So, CALLING ALL REALTORS! You have until February 28th, at 2014, and it’ll only cost you one USB stick, and an obscene amount of paper:
And for anybody that is curious which properties will be coming onto the market, here’s a list:
Agree, or disagree – it’s worth discussing.
Have a great long weekend everybody!
And guys – don’t disappoint the flower-chocolate-diamond consortium either…
at 7:42 am
Presumably each of these houses will have been appraised prior to the sale. It will be interesting to see how much below (or less likely above) the valuation.
at 6:58 pm
Six months ago, I phone an agent about a city home for sale for less than $400.000 a couple of blocks away from Christie subway station. I was told that no offers would be accepted for another week and a half. Two days later, I phoned for more info and the agent said that the property was sold because the city decided to expedite the sale. Who got tipped off? How much did someone profit from this rapid sale?
at 8:53 am
Sounds like the realtor from Hypotheticalopolis is one super ethical character! Maybe the Government employee who hired said agent should face some public backlash?
at 9:29 am
First, how would you propose that TCHC procure the services of a realtor? Going to the market in a transparent manner with objective evaluation criteria seems like an accountable way to do it, if you ask me. Remember how government agencies like e-Health used to procure services?
Second, Section 4.4.5 refers to unethical conduct related to seeking the contract with TCHC, not related to conduct once the realtor starts selling the properties. Basically, this section states the kinds of things that a proponent should not do in order to win the contract. All of your “hypothetical” situations relate only to an agent’s conduct once they have secured a contract form TCHC. And “hypothetically” this kind of conduct would be prohibited by TCHC, but I guess we won’t know until a contract is in place.
Finally, I don’t see how you would object to their method of evaluating a bidder’s price. Sure, you could argue that a 50% weighting over-emphasizes price, but all this formula does is attempt to objectively differentiate the pricing component of one proposal from another.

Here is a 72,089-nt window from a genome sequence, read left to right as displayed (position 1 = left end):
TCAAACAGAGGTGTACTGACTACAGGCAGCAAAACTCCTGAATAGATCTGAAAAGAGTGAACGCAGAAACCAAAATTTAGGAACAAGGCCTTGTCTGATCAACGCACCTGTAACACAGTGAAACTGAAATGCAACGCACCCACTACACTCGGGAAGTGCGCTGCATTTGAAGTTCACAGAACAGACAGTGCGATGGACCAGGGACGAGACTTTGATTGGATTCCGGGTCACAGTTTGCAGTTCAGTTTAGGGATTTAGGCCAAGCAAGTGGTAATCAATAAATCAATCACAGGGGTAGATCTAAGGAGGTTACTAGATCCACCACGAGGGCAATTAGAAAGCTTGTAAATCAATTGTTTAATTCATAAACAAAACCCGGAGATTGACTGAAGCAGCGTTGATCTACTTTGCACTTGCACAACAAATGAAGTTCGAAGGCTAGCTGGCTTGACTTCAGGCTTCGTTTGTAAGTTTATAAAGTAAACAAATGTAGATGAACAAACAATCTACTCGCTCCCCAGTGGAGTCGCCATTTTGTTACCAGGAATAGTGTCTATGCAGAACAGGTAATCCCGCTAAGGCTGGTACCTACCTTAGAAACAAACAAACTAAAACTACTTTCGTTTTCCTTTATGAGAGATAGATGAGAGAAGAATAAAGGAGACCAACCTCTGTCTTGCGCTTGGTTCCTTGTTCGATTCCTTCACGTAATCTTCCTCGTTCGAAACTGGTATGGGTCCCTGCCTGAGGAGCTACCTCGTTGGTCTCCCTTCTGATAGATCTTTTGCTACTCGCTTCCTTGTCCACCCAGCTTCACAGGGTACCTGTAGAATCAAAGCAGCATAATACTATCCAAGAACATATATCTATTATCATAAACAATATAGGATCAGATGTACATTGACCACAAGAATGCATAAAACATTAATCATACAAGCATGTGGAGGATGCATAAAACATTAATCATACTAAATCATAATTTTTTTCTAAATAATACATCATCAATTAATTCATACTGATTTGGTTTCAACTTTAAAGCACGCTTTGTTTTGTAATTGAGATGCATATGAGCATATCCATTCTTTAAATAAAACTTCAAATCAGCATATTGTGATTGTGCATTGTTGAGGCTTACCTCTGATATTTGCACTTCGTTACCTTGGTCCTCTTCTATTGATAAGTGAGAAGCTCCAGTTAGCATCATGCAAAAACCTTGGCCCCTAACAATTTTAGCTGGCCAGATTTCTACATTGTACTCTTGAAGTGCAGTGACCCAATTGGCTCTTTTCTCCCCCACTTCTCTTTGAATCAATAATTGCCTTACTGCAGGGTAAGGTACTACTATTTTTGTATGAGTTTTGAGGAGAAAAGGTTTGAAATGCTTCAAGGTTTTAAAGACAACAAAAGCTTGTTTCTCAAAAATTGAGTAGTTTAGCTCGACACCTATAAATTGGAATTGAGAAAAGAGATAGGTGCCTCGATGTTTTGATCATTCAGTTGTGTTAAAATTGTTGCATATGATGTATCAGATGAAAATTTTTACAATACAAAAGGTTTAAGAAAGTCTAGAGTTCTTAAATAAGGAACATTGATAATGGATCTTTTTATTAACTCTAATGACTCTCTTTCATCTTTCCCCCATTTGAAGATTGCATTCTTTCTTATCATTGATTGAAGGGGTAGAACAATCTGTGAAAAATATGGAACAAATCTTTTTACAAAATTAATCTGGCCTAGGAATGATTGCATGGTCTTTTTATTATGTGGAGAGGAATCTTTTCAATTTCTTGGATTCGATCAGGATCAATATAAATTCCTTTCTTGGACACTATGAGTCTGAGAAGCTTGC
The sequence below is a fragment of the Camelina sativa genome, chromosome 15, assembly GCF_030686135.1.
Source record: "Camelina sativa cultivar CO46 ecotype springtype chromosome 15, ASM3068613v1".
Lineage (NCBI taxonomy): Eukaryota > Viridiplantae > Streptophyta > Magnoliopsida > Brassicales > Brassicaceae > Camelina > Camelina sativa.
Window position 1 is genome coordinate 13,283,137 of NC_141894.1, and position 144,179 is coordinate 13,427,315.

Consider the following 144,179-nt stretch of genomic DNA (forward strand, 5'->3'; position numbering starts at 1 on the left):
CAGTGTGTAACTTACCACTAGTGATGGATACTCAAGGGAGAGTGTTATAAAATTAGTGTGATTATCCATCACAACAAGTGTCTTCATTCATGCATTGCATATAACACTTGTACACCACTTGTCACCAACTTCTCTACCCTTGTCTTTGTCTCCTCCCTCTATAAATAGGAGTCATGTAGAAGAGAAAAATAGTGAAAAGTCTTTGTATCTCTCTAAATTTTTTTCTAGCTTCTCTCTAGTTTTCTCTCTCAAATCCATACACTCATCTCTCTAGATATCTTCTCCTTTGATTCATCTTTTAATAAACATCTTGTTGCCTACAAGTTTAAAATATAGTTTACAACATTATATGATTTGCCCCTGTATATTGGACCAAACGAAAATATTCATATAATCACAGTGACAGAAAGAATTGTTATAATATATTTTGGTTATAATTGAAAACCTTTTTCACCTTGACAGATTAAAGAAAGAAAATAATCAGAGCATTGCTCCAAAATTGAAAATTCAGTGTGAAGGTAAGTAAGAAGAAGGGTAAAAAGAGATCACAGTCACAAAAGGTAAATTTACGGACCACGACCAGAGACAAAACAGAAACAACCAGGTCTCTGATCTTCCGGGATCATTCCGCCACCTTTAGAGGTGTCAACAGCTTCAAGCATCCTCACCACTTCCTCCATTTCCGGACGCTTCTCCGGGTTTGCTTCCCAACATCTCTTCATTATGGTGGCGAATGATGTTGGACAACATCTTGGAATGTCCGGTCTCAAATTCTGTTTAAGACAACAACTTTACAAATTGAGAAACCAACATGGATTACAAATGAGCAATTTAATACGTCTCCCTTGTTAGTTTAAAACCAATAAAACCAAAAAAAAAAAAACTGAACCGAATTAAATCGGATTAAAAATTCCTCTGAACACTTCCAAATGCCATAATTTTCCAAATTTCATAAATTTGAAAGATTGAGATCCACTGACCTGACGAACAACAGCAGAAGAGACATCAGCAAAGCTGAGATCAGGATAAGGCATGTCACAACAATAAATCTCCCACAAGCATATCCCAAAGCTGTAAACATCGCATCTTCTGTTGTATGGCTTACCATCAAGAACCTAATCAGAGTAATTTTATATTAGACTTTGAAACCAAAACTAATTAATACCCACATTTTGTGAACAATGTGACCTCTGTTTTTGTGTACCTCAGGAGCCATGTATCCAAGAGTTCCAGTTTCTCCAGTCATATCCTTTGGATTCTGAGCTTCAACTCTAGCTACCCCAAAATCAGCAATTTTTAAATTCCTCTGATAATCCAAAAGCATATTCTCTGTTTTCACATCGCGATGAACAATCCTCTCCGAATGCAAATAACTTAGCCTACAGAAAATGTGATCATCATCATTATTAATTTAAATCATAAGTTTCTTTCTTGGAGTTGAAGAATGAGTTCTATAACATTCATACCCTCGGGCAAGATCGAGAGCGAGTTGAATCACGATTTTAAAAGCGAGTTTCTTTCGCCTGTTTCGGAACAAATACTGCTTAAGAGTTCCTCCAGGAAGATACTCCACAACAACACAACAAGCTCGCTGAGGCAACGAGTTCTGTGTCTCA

at 3:38 pm
I think David is clearly using “hypothetical” to alleviate himself of any liability, since he is outing an unethical agent.
And it sounds like the agent probably had side-deals lined up in advance.
at 5:26 pm
I understand how he’s using the term. It’s just not applicable to this situation (the RFP process).
at 9:35 am
Dufferin Grove, Bedford Park, Cabbagetown, Riverdale, The Beaches and High Park. Holy Crap that’s some prime real estate coming on stream!
I’ve got to think some of the agents that are responding to the RFP, are somehow, connected to/partnered with flippers, builders and developers. Which can make these transactions, much more lucrative than just double-ending the deal.
at 9:47 am
Yeah I thought this scoring system wasn’t that terrible. I don’t disagree with the premise that the TCHC could probably squeeze out a bit more out of some of their properties but they are a real mixed bag and when you’re selling this many houses there’s something to be said for just getting it all done at lowest cost to the public. It’d be easy to criticize from the opposite angle if the fee wasn’t weighted highly.
at 10:38 am
That’s true – if they awarded all these listings to one top agent, at a top brokerage, people might ask, “Why are you paying somebody so much?”
I think we can make an argument on both sides here.
@Rob raises a good point about e-Health!!!
at 10:38 am
Yeah, I could have seen a better formula that looked at the whole value proposition (factoring projected sales value based on staging/minor renos/doing nothing in with the commission), but at least the criteria is listed up front.
And if anyone needs freelance proposal development help, you know who to call (hint: it’s me — though with their pricing example you’d likely lose money if you had to hire proposal development help, even if you got the contract).
at 11:25 am
Is the RFP being run by city of Toronto or TCHC. TCHC was in the news a couple years ago for improper purchasing processes. City of Toronto has ppl running RFP’s that were promoted from administrative positions within the city (clerks issuing PO’s to vendors) and often prepare RFP’s with no understanding of the industry of the services or products being bid on.
at 11:45 am
on a tangent, and thinking about myself only. is there a way to find out what other single dwelling properties the TCHC own? Googling and looking at the TCHC portfolio only indicated what they’re planning on sell.
I ask since i purchased (have not closed) in a bidding war and am now seeing i bought pretty much next to 1 of these houses.
at 9:07 pm
TCHC listing pulled after bids received:
Advertised as excellent place to build big home…actually might be zoned for parkland.
at 7:25 am
at 11:49 am
its about time Toronto start selling these properties and investing it back into fixing its current stable of units.The future of Toronto funded housing is a partnership between builders and city hall,a great example is Riverdale and its stunning transformation.